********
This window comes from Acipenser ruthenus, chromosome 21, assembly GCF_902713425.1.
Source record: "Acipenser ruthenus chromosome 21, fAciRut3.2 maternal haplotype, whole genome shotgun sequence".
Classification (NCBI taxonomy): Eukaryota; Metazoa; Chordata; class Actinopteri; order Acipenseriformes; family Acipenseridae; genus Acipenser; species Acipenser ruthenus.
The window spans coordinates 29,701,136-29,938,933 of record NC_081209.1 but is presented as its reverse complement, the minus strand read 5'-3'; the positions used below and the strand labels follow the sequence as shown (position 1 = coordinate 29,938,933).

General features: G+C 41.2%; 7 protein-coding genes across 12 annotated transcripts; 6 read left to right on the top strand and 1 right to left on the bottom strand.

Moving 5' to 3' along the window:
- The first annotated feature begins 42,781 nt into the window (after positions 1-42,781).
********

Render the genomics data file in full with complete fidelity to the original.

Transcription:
This window comes from Acipenser ruthenus, chromosome 21, assembly GCF_902713425.1.
Source record: "Acipenser ruthenus chromosome 21, fAciRut3.2 maternal haplotype, whole genome shotgun sequence".
Classification (NCBI taxonomy): Eukaryota; Metazoa; Chordata; class Actinopteri; order Acipenseriformes; family Acipenseridae; genus Acipenser; species Acipenser ruthenus.
The window spans coordinates 29,701,136-29,938,933 of record NC_081209.1 but is presented as its reverse complement, the minus strand read 5'-3'; the positions used below and the strand labels follow the sequence as shown (position 1 = coordinate 29,938,933).

General features: G+C 41.2%; 7 protein-coding genes across 12 annotated transcripts; 6 read left to right on the top strand and 1 right to left on the bottom strand.

Moving 5' to 3' along the window:
- The first annotated feature begins 42,781 nt into the window (after positions 1-42,781).